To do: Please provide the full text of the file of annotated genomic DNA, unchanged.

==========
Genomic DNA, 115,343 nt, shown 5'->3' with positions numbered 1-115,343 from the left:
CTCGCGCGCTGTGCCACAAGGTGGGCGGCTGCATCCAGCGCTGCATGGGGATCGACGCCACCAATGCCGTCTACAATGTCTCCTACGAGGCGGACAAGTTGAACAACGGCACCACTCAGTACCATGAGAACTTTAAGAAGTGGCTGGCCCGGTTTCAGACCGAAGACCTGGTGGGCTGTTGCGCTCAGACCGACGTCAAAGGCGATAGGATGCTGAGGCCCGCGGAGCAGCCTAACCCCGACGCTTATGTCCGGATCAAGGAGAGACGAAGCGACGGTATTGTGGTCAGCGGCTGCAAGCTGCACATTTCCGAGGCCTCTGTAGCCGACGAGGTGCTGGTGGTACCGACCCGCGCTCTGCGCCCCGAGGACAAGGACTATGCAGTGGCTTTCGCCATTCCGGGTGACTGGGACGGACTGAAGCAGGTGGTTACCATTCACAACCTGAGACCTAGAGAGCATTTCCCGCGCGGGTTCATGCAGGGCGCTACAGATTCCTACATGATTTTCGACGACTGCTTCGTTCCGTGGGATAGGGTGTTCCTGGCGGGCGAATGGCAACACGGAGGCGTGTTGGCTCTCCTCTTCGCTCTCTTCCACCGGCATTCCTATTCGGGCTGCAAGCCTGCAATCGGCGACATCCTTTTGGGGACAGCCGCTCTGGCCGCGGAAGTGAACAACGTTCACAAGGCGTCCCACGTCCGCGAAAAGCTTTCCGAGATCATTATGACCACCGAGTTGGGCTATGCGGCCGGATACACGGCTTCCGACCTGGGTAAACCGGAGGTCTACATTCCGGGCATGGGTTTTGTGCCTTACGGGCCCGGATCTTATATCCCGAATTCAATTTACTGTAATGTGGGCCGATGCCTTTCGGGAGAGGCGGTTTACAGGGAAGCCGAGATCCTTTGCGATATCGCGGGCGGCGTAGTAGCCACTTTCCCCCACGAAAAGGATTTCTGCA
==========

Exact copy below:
Genomic DNA, 115,343 nt, shown 5'->3' with positions numbered 1-115,343 from the left:
CTCGCGCGCTGTGCCACAAGGTGGGCGGCTGCATCCAGCGCTGCATGGGGATCGACGCCACCAATGCCGTCTACAATGTCTCCTACGAGGCGGACAAGTTGAACAACGGCACCACTCAGTACCATGAGAACTTTAAGAAGTGGCTGGCCCGGTTTCAGACCGAAGACCTGGTGGGCTGTTGCGCTCAGACCGACGTCAAAGGCGATAGGATGCTGAGGCCCGCGGAGCAGCCTAACCCCGACGCTTATGTCCGGATCAAGGAGAGACGAAGCGACGGTATTGTGGTCAGCGGCTGCAAGCTGCACATTTCCGAGGCCTCTGTAGCCGACGAGGTGCTGGTGGTACCGACCCGCGCTCTGCGCCCCGAGGACAAGGACTATGCAGTGGCTTTCGCCATTCCGGGTGACTGGGACGGACTGAAGCAGGTGGTTACCATTCACAACCTGAGACCTAGAGAGCATTTCCCGCGCGGGTTCATGCAGGGCGCTACAGATTCCTACATGATTTTCGACGACTGCTTCGTTCCGTGGGATAGGGTGTTCCTGGCGGGCGAATGGCAACACGGAGGCGTGTTGGCTCTCCTCTTCGCTCTCTTCCACCGGCATTCCTATTCGGGCTGCAAGCCTGCAATCGGCGACATCCTTTTGGGGACAGCCGCTCTGGCCGCGGAAGTGAACAACGTTCACAAGGCGTCCCACGTCCGCGAAAAGCTTTCCGAGATCATTATGACCACCGAGTTGGGCTATGCGGCCGGATACACGGCTTCCGACCTGGGTAAACCGGAGGTCTACATTCCGGGCATGGGTTTTGTGCCTTACGGGCCCGGATCTTATATCCCGAATTCAATTTACTGTAATGTGGGCCGATGCCTTTCGGGAGAGGCGGTTTACAGGGAAGCCGAGATCCTTTGCGATATCGCGGGCGGCGTAGTAGCCACTTTCCCCCACGAAAAGGATTTCTGCA